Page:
There is another, more modern, reason for slightly wordier valuations when it comes to taking out jewellery insurance policies. “I’ve been working for TH March for 11 years, and in that time there has been a lot more emphasis put on the details of a jewel, such as the specific characteristics of a diamond and also on designers,” says Joanna. She credits not only the internet, and its never-ending pool of information for creating “more savvy” jewellery shoppers, who are clued up on the Four Cs, but also the expansion of the contemporary jewellery scene that has opened up our jewellery boxes to more unusual jewels not easily replicated on the homogeneous high street. “The difference between the good and the brilliant valuations is that the more in-depth reports will explain how the ring was made in the first place – whether it was cast or handmade – which can have a bearing on how it is valued,” she says.



Putting a value on design

Who has made a piece of jewellery will also have a bearing on the replacement value. A plain silver ring bought at a gift shop will typically not have the same value as a similar design by famous jewellery house.


If you have a collection of designer jewellery, it is important to explore the Ts&Cs of your insurance policy to ensure this will be taken into consideration. If you do not, you could find yourself being asked to replace a jewellery item from a jewellery designer with an equivalent specification item from a jeweller who perhaps doesn’t supply that exact design.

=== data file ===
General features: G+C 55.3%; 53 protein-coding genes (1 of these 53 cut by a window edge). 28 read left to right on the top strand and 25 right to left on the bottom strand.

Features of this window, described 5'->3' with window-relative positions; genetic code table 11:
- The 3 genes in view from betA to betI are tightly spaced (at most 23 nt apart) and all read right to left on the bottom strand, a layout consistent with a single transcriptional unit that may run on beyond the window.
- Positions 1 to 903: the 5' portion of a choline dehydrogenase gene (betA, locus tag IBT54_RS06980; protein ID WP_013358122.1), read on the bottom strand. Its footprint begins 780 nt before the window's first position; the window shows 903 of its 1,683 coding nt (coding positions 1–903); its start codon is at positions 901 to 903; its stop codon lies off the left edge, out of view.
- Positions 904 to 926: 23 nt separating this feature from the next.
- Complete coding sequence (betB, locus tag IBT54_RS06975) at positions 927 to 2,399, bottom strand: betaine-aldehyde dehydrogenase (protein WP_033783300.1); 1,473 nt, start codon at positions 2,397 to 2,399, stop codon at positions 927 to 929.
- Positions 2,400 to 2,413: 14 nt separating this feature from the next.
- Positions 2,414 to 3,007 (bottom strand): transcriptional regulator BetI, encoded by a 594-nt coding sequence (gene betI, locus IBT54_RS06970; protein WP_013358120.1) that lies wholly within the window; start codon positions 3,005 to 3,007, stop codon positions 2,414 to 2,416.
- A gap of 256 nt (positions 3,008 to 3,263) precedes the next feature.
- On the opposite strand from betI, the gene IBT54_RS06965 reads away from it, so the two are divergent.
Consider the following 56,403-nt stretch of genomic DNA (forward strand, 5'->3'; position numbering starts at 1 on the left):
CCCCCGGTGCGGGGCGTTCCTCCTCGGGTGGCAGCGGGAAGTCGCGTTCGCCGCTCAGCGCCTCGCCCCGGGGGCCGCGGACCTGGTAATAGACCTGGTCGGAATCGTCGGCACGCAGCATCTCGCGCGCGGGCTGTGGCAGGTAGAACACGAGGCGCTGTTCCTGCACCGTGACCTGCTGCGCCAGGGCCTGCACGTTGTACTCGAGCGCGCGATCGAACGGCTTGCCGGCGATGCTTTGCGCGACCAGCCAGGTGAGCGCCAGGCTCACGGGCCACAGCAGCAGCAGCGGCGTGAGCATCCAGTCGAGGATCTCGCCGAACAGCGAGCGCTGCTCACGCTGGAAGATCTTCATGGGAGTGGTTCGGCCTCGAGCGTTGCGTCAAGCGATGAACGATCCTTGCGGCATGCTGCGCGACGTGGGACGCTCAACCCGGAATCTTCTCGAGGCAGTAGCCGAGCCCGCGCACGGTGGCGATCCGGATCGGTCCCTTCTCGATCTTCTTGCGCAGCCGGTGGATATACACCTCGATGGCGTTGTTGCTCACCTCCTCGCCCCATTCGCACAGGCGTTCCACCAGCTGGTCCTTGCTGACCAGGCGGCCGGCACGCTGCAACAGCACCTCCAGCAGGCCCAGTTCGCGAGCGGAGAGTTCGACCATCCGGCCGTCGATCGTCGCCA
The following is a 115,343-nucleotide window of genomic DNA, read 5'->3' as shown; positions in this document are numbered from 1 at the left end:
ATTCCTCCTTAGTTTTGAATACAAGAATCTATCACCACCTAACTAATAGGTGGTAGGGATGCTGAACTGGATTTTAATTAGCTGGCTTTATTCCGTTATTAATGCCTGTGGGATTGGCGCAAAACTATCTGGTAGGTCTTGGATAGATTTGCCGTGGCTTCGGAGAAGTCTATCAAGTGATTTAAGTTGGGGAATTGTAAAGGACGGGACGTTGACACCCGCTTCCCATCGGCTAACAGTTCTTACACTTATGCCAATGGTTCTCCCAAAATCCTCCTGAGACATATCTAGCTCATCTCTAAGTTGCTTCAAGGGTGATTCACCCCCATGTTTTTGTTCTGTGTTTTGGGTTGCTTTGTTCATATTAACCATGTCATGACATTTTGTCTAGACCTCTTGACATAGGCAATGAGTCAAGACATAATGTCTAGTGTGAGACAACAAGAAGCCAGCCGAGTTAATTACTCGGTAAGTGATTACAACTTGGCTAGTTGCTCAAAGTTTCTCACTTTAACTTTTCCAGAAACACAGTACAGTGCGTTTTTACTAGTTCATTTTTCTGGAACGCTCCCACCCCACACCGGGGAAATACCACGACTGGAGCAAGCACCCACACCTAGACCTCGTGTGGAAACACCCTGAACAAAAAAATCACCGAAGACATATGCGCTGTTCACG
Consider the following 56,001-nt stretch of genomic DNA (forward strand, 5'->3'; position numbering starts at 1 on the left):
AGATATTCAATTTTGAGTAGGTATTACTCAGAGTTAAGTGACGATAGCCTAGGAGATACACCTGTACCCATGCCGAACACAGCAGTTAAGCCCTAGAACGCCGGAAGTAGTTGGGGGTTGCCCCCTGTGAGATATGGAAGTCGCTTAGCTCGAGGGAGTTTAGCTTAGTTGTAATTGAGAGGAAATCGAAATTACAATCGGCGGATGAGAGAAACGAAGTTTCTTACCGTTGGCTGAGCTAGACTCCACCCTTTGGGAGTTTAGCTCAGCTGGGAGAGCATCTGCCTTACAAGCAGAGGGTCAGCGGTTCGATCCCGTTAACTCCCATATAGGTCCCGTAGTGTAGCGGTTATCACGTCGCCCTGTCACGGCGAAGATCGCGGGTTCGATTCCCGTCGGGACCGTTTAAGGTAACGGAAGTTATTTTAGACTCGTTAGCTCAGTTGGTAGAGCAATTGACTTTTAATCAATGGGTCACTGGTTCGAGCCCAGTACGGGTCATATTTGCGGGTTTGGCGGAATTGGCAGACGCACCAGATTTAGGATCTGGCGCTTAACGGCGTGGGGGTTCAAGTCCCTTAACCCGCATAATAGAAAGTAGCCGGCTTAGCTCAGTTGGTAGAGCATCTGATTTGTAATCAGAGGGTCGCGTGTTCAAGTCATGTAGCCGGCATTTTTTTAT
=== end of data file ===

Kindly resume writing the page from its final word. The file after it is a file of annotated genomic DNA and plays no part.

“It often only becomes apparent in the event of a claim, when they realise they’ve got a voucher in their hand and they’ve only got, say, three jewellers of the insurer’s choice that they can spend it in,” warns Joanna. TH March, she says, does not operate this way, but replaces like with like wherever possible, taking elements such as the designer of the piece into consideration. “99 times out of a hundred, they want to go back to same jeweller,” she says of her clients.



The valuation process

When it comes to getting a good valuation, Joanna says that TH March doesn’t endorse one valuer over another, but there is one style of valuer that she advises collectors to stay away from, and that is companies offering valuations based solely on seeing photographs of a piece rather than evaluating the piece physically. The problem with these sorts of services, which tend to lure clients in with cheap fees and the ease of ‘online valuations’ is that, as well as failing to test the metal or properly assess the gemstones, it also opens the process up to fraud.


As well as the perceived hassle of organising a valuation, people may also be concerned about the possible cost, which can feel like just one more expense on top of paying for the insurance policy itself. But with more than a decade of experience in this area, Joanna has seen enough horror stories to urge jewellery lovers to properly protect precious jewels, and the cost of arranging a valuation is a small price to pay should you have to make a claim as it will make the process of proving the value so much easier.


“Cost does put people off getting regular revaluations, which is a shame really because it is just such an important factor of having the piece insured,” she says. “That’s the gamble, isn’t it? Everybody’s weighing up the pros and cons all the time, but unfortunately it’s not a very nice conversation to have with somebody when they realise that they are underinsured.” So, when it comes to properly valuing and insuring your jewellery, gamblers beware.




To arrange your jewellery or watch insurance policy, or get a quick quote, visit TH March